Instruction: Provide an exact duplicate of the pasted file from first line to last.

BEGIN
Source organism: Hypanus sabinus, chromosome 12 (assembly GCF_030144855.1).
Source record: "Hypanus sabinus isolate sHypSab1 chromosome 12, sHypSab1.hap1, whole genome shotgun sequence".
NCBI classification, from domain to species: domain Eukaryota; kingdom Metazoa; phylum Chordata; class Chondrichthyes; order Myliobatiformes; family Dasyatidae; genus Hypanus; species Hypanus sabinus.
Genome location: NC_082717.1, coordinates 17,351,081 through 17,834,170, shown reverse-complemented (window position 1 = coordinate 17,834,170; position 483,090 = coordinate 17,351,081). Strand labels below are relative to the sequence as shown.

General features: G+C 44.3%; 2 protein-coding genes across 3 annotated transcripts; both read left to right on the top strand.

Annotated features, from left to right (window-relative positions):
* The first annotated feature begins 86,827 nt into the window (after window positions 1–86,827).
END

Source organism: Hypanus sabinus, chromosome 12 (assembly GCF_030144855.1).
Source record: "Hypanus sabinus isolate sHypSab1 chromosome 12, sHypSab1.hap1, whole genome shotgun sequence".
NCBI classification, from domain to species: domain Eukaryota; kingdom Metazoa; phylum Chordata; class Chondrichthyes; order Myliobatiformes; family Dasyatidae; genus Hypanus; species Hypanus sabinus.
Genome location: NC_082717.1, coordinates 17,351,081 through 17,834,170, shown reverse-complemented (window position 1 = coordinate 17,834,170; position 483,090 = coordinate 17,351,081). Strand labels below are relative to the sequence as shown.

General features: G+C 44.3%; 2 protein-coding genes across 3 annotated transcripts; both read left to right on the top strand.

Annotated features, from left to right (window-relative positions):
* The first annotated feature begins 86,827 nt into the window (after window positions 1–86,827).